We are happy to share a few photos and updates about the Peaks Island Library and Community Center building project.
Now that the demolition phase is fairly complete, we have biweekly walk-through meetings with our contractor. Great progress is being made! Attending these progress checks are Aaron Bourassa, Karen James and Matt Schweier of Great Falls Construction (GFC), Dick Reed, Reed & Co. Architecture, George Cooper from PPL, and David Onos from the City of Portland. Arthur Fink attends as well to photograph the site for our archives. Thank you, Art!
As islanders have seen, GFC removed the wall on the Sterling Street side giving us a glimpse into the expansion of the floor plan. Temporary walls are now up until the structural beam goes in place. And new concrete will be poured shortly. We are still on a good path to reopen before the Summer. (Arthur Fink photos)
NEW VISION CAMPAIGN: It’s not too late to join the New Vision Campaign to help pay for new furnishings. We are thrilled to announce that we received grant support from both the Davis Family Foundation and the Morton-Kelly Charitable Trust to buoy the wonderful gifts from over 350 Peaks households and friends. We are so grateful for the generosity of the Kennedy-Carter family for whom the building will be named. For those interested in participating, please make gifts to Portland Public Library and note “New Vision Campaign” in the memo line of your check.
We continue to look forward to seeing you in the Library’s temporary home in the Peaks Island Elementary School (around the back, up the ramp).
George Cooper visited branch staff Priscilla Webster and Rose Ann Walsh, with islanders Jon and Angie Kelso at the PIES temporary location. (George Cooper photo)
This afternoon, the FCC approved their Restoring Internet Freedom Order, overturning the Open Internet Order that established net neutrality protections within the Federal Communications Commission (FCC) in 2015. PPL and the library field are strongly opposed to this decision.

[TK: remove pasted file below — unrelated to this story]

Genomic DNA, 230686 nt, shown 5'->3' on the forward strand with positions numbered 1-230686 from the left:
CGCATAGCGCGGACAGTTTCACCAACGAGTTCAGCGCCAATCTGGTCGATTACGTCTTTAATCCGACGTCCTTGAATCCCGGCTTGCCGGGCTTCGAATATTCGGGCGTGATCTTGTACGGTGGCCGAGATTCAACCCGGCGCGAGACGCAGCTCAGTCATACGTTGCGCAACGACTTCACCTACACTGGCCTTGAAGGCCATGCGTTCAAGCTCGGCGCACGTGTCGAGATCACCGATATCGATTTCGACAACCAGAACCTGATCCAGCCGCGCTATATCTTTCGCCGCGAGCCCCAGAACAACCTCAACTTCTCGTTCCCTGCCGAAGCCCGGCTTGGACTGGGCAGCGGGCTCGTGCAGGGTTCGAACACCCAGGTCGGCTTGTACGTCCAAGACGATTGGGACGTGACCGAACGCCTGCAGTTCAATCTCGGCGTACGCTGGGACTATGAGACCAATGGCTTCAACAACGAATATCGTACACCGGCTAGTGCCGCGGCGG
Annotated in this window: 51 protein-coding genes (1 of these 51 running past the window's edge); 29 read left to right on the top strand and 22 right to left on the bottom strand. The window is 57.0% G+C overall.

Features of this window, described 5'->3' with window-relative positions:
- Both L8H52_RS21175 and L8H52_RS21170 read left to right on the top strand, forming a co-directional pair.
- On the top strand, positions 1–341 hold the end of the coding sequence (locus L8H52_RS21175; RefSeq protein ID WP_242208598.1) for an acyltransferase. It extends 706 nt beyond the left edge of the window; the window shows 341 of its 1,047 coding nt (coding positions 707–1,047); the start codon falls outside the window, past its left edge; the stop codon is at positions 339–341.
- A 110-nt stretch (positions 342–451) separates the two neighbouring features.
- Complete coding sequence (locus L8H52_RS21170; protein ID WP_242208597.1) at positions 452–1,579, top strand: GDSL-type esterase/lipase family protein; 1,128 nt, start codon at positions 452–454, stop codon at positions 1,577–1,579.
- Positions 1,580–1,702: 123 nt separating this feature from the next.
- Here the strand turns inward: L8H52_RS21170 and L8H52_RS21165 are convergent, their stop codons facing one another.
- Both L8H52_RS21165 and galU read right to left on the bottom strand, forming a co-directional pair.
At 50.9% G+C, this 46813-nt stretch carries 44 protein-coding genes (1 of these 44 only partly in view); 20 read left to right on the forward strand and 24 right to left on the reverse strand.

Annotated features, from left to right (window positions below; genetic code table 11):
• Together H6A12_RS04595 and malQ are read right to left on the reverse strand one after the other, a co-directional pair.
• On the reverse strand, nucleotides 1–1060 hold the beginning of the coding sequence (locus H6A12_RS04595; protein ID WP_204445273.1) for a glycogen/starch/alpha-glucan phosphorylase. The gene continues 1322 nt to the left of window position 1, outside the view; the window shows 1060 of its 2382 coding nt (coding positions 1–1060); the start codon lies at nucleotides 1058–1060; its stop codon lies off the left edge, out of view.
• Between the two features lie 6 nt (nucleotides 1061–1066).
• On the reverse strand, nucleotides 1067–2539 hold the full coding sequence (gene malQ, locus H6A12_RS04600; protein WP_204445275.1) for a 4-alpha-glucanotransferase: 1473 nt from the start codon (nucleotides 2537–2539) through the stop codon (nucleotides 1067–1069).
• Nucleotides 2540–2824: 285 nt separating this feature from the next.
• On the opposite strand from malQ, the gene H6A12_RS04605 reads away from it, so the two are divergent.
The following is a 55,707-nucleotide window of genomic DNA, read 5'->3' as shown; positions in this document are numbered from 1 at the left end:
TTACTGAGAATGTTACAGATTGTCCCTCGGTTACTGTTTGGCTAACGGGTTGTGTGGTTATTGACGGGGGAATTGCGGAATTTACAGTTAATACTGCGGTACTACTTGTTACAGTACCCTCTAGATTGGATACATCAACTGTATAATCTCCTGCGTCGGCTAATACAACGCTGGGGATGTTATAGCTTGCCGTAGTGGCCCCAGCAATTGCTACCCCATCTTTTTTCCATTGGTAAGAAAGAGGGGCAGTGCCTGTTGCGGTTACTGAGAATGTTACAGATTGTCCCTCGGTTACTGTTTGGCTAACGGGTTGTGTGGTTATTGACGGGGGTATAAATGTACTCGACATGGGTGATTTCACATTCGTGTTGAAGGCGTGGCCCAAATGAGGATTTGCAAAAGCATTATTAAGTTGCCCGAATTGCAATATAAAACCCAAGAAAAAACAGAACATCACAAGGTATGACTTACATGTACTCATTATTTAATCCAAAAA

Libraries rarely advocate on legal or regulatory actions, holding to our commitment to educate and inform rather than take sides. However, net neutrality principles are a core library value. Public libraries take seriously our mission to provide free and equitable information access to all members of the public as they seek to become more informed citizens and to improve the quality of their lives. Libraries strongly assert that equity of access to online information and services is critical to a healthy democracy.
As others have voiced, our concerns about the Restoring Internet Freedom Order center on whether internet service providers (ISPs) could control what and how internet content travels on their networks. This would make certain resources unavailable or slower to access for those who do not or cannot pay, and has the potential to infringe upon new online content from competitive entrepreneurs and creators looking to enter the market.
Public libraries like PPL are committed to bridge the digital divide – the social and economic inequality of access to the internet – by providing broadband, computers, and training for free and open use to our patrons, many of whom rely on the Library as a primary web access point. We are therefore extremely concerned that, without net neutrality rules in place, such access will be substantially unprotected.
Inequity of access to content could also compromise our ability to provide the breadth of information needed to serve people with diverse needs and perspectives, as we do at all of our branches and online.
PPL joins our library colleagues around the country to stand with internet founders, content providers, business people, and many millions of others in asserting that net neutrality principles must be the standard held in our society, and rules must apply to reinforce their value. We are fortunate in Maine that Senators Collins and King, and Representative Pingree made clear statements prior to the FCC’s vote in favor of preserving the Open Internet Order.
At this point, there are two ways that you can engage in the future of net neutrality. First, keep yourself informed about the issues and actions taken (see PPL’s recommended resources). Second, as an informed consumer, participate in the discussion as it moves forward and learn more about your own internet access and speed.